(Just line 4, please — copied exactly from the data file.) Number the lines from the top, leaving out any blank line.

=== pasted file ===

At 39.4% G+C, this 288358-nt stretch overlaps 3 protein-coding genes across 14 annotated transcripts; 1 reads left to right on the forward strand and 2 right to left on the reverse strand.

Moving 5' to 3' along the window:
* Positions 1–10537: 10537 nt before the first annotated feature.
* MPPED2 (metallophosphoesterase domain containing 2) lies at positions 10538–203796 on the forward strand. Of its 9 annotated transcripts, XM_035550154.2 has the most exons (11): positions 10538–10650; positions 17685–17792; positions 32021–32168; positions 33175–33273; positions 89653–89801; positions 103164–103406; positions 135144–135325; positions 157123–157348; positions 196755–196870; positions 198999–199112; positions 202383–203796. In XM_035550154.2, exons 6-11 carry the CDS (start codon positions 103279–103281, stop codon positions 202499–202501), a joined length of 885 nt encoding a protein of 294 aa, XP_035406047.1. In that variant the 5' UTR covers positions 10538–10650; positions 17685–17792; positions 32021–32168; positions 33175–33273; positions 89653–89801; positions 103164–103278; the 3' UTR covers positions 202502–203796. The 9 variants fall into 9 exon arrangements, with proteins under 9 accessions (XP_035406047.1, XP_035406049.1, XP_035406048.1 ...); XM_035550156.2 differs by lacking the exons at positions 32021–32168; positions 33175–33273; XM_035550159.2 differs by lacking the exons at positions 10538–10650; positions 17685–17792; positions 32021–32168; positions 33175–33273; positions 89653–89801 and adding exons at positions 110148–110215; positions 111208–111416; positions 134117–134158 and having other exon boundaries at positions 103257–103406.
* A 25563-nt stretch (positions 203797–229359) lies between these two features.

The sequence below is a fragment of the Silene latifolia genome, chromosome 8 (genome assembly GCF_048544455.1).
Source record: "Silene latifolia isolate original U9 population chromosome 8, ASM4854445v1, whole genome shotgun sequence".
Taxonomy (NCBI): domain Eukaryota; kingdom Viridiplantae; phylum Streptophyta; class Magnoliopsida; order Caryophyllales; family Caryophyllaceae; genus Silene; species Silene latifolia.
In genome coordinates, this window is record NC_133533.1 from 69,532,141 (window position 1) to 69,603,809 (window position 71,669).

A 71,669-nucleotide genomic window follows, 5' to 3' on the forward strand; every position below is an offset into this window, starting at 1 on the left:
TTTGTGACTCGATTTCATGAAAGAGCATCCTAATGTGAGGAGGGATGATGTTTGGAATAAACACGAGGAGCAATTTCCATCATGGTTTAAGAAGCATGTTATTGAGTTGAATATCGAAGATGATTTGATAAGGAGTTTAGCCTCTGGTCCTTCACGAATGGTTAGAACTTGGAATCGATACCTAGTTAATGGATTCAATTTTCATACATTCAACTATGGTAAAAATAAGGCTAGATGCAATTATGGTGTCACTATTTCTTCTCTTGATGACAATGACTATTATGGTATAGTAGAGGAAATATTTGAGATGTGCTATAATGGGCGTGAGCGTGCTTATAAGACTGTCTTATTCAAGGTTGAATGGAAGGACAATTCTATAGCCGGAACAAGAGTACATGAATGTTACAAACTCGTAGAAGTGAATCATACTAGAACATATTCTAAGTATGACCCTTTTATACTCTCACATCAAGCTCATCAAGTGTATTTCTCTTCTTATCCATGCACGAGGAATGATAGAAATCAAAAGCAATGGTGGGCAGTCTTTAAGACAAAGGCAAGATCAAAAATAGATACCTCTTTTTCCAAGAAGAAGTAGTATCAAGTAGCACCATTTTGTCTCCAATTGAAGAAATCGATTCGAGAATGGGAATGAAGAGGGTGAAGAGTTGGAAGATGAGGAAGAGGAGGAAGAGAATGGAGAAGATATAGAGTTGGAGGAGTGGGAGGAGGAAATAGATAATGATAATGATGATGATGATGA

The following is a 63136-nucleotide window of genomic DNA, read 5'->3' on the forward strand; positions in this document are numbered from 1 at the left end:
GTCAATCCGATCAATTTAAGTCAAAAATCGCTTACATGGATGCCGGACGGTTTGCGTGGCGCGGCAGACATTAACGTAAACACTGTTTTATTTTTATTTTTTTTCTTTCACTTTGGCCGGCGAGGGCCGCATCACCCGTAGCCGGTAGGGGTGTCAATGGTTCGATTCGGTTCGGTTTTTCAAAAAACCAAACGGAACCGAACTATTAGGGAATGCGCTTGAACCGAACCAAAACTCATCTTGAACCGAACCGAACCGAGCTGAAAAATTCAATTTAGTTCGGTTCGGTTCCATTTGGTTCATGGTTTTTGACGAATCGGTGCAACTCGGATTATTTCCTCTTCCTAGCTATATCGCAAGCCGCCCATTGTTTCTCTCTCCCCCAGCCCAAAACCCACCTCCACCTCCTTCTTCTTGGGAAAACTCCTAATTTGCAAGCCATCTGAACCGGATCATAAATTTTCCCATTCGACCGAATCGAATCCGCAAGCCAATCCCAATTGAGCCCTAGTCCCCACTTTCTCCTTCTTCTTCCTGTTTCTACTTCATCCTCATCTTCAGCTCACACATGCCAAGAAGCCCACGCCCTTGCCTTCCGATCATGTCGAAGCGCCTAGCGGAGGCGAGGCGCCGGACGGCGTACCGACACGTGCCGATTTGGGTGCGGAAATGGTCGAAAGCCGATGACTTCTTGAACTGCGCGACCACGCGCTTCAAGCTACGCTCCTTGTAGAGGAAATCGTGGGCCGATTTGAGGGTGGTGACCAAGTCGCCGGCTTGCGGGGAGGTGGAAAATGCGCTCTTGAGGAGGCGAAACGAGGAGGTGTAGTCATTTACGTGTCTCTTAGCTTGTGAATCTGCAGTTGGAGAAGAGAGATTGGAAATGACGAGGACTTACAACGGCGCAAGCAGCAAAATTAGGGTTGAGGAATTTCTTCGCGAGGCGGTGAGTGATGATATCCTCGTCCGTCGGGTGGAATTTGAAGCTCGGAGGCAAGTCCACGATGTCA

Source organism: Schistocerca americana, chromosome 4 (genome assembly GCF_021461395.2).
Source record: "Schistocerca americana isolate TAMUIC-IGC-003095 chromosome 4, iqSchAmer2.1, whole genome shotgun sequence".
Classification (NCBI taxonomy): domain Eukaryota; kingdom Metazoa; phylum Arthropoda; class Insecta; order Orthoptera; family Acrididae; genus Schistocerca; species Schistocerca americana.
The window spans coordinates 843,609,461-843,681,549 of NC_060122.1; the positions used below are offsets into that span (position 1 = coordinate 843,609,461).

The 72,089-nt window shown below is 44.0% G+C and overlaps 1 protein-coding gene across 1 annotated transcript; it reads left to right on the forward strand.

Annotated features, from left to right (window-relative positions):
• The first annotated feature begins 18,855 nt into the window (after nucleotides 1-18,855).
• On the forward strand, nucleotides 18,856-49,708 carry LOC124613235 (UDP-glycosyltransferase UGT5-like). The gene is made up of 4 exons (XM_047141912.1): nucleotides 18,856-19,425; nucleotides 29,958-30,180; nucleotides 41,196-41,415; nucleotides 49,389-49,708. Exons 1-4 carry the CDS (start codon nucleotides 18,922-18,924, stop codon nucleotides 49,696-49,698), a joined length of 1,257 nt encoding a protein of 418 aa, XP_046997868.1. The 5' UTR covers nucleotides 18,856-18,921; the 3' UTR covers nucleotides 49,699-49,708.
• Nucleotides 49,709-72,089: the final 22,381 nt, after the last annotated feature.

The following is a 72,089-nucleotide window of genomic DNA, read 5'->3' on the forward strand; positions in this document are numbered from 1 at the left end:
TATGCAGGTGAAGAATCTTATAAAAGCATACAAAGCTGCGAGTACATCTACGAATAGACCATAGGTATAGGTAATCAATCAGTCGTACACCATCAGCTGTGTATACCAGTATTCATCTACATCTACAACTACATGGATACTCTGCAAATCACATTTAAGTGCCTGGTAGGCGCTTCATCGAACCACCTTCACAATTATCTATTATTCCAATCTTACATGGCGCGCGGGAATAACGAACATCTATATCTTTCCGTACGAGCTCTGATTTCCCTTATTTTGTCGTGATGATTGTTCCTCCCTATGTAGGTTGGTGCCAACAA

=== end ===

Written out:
* MPPED2 (metallophosphoesterase domain containing 2) lies at positions 10538–203796 on the forward strand. Of its 9 annotated transcripts, XM_035550154.2 has the most exons (11): positions 10538–10650; positions 17685–17792; positions 32021–32168; positions 33175–33273; positions 89653–89801; positions 103164–103406; positions 135144–135325; positions 157123–157348; positions 196755–196870; positions 198999–199112; positions 202383–203796. In XM_035550154.2, exons 6-11 carry the CDS (start codon positions 103279–103281, stop codon positions 202499–202501), a joined length of 885 nt encoding a protein of 294 aa, XP_035406047.1. In that variant the 5' UTR covers positions 10538–10650; positions 17685–17792; positions 32021–32168; positions 33175–33273; positions 89653–89801; positions 103164–103278; the 3' UTR covers positions 202502–203796. The 9 variants fall into 9 exon arrangements, with proteins under 9 accessions (XP_035406047.1, XP_035406049.1, XP_035406048.1 ...); XM_035550156.2 differs by lacking the exons at positions 32021–32168; positions 33175–33273; XM_035550159.2 differs by lacking the exons at positions 10538–10650; positions 17685–17792; positions 32021–32168; positions 33175–33273; positions 89653–89801 and adding exons at positions 110148–110215; positions 111208–111416; positions 134117–134158 and having other exon boundaries at positions 103257–103406.